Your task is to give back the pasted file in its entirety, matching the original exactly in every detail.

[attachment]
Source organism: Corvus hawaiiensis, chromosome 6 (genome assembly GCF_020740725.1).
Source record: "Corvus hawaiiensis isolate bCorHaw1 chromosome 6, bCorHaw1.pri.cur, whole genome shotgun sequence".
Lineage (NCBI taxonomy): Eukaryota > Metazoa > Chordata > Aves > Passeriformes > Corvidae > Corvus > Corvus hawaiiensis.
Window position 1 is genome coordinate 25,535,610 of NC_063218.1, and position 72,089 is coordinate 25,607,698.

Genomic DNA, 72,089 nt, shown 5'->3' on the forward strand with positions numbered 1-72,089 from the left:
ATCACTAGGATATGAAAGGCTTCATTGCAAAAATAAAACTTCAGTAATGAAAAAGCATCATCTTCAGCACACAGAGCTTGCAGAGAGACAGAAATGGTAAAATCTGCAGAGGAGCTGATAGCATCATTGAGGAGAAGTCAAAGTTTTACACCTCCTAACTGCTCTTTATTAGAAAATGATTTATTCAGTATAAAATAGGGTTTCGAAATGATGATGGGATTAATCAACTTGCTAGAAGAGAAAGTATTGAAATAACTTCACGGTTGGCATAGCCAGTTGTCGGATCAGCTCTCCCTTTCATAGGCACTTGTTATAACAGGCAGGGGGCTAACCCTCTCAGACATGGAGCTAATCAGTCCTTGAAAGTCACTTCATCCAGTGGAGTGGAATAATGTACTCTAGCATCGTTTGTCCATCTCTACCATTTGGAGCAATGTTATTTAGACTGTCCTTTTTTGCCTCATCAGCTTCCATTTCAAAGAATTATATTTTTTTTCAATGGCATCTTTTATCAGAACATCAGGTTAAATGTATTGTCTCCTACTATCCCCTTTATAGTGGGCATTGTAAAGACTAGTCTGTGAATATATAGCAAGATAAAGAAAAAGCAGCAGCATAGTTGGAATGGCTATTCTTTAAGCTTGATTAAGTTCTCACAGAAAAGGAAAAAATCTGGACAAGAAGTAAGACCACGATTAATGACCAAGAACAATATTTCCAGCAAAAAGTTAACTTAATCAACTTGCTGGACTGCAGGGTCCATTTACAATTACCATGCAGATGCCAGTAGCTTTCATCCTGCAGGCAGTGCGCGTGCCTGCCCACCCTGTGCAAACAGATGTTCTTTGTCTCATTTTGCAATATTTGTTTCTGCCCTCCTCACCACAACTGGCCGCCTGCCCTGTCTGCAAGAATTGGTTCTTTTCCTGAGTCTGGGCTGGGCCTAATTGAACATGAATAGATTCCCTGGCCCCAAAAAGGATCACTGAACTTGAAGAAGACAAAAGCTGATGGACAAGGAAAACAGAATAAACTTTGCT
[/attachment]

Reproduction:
Source organism: Corvus hawaiiensis, chromosome 6 (genome assembly GCF_020740725.1).
Source record: "Corvus hawaiiensis isolate bCorHaw1 chromosome 6, bCorHaw1.pri.cur, whole genome shotgun sequence".
Lineage (NCBI taxonomy): Eukaryota > Metazoa > Chordata > Aves > Passeriformes > Corvidae > Corvus > Corvus hawaiiensis.
Window position 1 is genome coordinate 25,535,610 of NC_063218.1, and position 72,089 is coordinate 25,607,698.

Genomic DNA, 72,089 nt, shown 5'->3' on the forward strand with positions numbered 1-72,089 from the left:
ATCACTAGGATATGAAAGGCTTCATTGCAAAAATAAAACTTCAGTAATGAAAAAGCATCATCTTCAGCACACAGAGCTTGCAGAGAGACAGAAATGGTAAAATCTGCAGAGGAGCTGATAGCATCATTGAGGAGAAGTCAAAGTTTTACACCTCCTAACTGCTCTTTATTAGAAAATGATTTATTCAGTATAAAATAGGGTTTCGAAATGATGATGGGATTAATCAACTTGCTAGAAGAGAAAGTATTGAAATAACTTCACGGTTGGCATAGCCAGTTGTCGGATCAGCTCTCCCTTTCATAGGCACTTGTTATAACAGGCAGGGGGCTAACCCTCTCAGACATGGAGCTAATCAGTCCTTGAAAGTCACTTCATCCAGTGGAGTGGAATAATGTACTCTAGCATCGTTTGTCCATCTCTACCATTTGGAGCAATGTTATTTAGACTGTCCTTTTTTGCCTCATCAGCTTCCATTTCAAAGAATTATATTTTTTTTCAATGGCATCTTTTATCAGAACATCAGGTTAAATGTATTGTCTCCTACTATCCCCTTTATAGTGGGCATTGTAAAGACTAGTCTGTGAATATATAGCAAGATAAAGAAAAAGCAGCAGCATAGTTGGAATGGCTATTCTTTAAGCTTGATTAAGTTCTCACAGAAAAGGAAAAAATCTGGACAAGAAGTAAGACCACGATTAATGACCAAGAACAATATTTCCAGCAAAAAGTTAACTTAATCAACTTGCTGGACTGCAGGGTCCATTTACAATTACCATGCAGATGCCAGTAGCTTTCATCCTGCAGGCAGTGCGCGTGCCTGCCCACCCTGTGCAAACAGATGTTCTTTGTCTCATTTTGCAATATTTGTTTCTGCCCTCCTCACCACAACTGGCCGCCTGCCCTGTCTGCAAGAATTGGTTCTTTTCCTGAGTCTGGGCTGGGCCTAATTGAACATGAATAGATTCCCTGGCCCCAAAAAGGATCACTGAACTTGAAGAAGACAAAAGCTGATGGACAAGGAAAACAGAATAAACTTTGCT